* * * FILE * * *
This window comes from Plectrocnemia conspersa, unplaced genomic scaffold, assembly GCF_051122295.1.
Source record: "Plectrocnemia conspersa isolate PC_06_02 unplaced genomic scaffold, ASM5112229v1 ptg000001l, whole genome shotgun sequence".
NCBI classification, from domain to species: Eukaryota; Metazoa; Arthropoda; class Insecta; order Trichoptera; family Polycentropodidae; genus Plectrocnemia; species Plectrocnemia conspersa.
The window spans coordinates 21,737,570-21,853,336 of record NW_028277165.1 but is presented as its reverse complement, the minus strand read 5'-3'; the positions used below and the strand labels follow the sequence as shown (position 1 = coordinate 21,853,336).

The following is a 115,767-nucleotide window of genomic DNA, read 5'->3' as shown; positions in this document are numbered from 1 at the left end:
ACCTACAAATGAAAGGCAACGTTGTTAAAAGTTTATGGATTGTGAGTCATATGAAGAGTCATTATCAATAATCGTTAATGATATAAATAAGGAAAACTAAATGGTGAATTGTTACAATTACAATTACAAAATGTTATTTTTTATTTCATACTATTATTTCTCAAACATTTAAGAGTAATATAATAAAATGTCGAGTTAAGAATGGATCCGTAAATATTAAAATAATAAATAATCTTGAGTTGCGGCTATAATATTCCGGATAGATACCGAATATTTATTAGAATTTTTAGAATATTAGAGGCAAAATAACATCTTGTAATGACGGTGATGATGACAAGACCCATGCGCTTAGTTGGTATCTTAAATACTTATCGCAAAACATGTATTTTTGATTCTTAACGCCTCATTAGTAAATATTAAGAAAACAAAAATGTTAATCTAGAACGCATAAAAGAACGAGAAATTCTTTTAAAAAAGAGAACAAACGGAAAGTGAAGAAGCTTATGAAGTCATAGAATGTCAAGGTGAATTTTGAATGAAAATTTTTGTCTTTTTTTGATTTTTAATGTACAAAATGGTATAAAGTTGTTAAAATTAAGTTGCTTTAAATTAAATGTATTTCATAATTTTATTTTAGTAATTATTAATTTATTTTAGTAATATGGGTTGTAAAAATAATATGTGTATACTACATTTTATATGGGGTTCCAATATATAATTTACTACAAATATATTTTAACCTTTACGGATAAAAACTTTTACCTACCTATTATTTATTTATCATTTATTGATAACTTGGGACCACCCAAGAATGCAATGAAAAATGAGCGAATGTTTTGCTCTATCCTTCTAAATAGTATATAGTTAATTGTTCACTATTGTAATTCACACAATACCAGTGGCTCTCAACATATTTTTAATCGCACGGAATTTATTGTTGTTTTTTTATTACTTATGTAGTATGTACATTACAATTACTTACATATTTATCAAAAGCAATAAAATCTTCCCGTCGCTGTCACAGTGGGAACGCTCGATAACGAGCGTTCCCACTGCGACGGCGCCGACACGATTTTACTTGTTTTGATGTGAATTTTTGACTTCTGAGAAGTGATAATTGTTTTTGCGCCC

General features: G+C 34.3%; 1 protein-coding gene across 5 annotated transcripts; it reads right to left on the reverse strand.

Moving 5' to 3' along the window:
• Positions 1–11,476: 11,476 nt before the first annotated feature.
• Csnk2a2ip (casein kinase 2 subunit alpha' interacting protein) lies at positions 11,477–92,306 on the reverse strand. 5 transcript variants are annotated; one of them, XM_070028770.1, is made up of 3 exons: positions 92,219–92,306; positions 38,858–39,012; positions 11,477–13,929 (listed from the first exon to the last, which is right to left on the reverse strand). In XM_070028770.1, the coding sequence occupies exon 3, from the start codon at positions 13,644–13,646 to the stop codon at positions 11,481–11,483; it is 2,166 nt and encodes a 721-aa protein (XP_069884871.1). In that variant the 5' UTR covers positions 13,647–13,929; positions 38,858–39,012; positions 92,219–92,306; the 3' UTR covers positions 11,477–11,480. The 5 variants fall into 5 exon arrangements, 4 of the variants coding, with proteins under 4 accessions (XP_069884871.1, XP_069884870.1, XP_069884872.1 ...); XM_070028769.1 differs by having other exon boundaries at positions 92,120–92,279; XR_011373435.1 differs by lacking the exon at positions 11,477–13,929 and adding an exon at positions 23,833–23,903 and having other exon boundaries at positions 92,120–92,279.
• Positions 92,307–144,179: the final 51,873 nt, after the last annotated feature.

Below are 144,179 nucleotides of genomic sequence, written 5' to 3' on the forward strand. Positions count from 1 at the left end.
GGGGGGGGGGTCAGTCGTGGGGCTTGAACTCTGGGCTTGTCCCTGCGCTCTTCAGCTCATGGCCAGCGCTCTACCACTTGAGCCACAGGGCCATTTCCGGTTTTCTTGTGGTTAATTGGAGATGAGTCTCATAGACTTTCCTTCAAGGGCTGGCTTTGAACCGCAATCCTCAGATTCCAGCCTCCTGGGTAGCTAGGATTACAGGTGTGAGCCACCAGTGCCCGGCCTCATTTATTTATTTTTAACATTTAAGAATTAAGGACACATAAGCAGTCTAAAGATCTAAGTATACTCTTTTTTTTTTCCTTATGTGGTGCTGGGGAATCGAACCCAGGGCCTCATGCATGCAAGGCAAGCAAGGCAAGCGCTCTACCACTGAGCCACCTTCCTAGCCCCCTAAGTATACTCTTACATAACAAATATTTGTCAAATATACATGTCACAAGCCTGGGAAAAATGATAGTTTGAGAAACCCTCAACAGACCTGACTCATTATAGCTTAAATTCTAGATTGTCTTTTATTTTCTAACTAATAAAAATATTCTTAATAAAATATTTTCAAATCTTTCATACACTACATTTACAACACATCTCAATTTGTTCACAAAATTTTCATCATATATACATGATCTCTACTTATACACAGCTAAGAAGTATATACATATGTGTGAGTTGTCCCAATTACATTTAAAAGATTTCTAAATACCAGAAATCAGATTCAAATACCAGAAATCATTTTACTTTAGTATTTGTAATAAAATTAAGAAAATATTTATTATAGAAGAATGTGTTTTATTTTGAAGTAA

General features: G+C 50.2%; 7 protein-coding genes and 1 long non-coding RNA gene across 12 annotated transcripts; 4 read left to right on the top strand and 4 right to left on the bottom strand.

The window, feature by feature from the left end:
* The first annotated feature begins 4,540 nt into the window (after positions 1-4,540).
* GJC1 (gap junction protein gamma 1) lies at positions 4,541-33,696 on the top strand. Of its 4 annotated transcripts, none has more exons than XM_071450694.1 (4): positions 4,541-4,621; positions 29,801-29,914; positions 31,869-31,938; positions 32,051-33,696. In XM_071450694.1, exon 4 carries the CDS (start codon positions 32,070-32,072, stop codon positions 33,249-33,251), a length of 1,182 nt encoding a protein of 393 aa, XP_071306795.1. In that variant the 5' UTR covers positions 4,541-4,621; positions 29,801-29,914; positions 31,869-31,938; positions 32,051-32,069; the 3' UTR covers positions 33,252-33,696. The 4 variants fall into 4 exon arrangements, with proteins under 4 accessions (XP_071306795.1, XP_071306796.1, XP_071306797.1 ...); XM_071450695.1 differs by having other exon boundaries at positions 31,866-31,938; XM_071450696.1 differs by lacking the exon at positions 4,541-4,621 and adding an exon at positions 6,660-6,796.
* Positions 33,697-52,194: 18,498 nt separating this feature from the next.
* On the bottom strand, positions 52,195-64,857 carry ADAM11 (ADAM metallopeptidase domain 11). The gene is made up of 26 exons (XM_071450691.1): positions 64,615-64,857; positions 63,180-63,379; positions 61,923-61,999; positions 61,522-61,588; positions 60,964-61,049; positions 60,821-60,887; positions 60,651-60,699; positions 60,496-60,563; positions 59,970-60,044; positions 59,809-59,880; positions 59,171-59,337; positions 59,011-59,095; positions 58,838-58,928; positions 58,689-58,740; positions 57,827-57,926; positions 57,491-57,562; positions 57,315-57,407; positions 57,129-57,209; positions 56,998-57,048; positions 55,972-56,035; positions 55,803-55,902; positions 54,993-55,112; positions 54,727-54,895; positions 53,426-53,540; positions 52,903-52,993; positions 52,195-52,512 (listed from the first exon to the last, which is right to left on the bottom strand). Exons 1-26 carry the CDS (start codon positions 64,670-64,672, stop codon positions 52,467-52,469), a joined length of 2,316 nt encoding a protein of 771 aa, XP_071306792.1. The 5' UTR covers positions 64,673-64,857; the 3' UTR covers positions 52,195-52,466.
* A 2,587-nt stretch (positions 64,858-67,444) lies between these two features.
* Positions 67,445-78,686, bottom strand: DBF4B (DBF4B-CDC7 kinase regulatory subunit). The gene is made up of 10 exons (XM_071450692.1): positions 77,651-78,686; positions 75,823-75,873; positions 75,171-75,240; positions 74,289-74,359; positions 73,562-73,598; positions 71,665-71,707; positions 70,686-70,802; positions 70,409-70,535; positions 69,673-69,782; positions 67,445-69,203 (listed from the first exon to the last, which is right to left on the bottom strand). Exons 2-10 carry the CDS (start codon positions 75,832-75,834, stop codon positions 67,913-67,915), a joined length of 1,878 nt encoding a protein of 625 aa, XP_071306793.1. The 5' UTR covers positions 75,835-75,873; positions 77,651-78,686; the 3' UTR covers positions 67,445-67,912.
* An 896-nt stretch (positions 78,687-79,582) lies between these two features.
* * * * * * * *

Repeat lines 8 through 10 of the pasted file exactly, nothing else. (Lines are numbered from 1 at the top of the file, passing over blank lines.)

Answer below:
Moving 5' to 3' along the window:
• Positions 1–11,476: 11,476 nt before the first annotated feature.
• Csnk2a2ip (casein kinase 2 subunit alpha' interacting protein) lies at positions 11,477–92,306 on the reverse strand. 5 transcript variants are annotated; one of them, XM_070028770.1, is made up of 3 exons: positions 92,219–92,306; positions 38,858–39,012; positions 11,477–13,929 (listed from the first exon to the last, which is right to left on the reverse strand). In XM_070028770.1, the coding sequence occupies exon 3, from the start codon at positions 13,644–13,646 to the stop codon at positions 11,481–11,483; it is 2,166 nt and encodes a 721-aa protein (XP_069884871.1). In that variant the 5' UTR covers positions 13,647–13,929; positions 38,858–39,012; positions 92,219–92,306; the 3' UTR covers positions 11,477–11,480. The 5 variants fall into 5 exon arrangements, 4 of the variants coding, with proteins under 4 accessions (XP_069884871.1, XP_069884870.1, XP_069884872.1 ...); XM_070028769.1 differs by having other exon boundaries at positions 92,120–92,279; XR_011373435.1 differs by lacking the exon at positions 11,477–13,929 and adding an exon at positions 23,833–23,903 and having other exon boundaries at positions 92,120–92,279.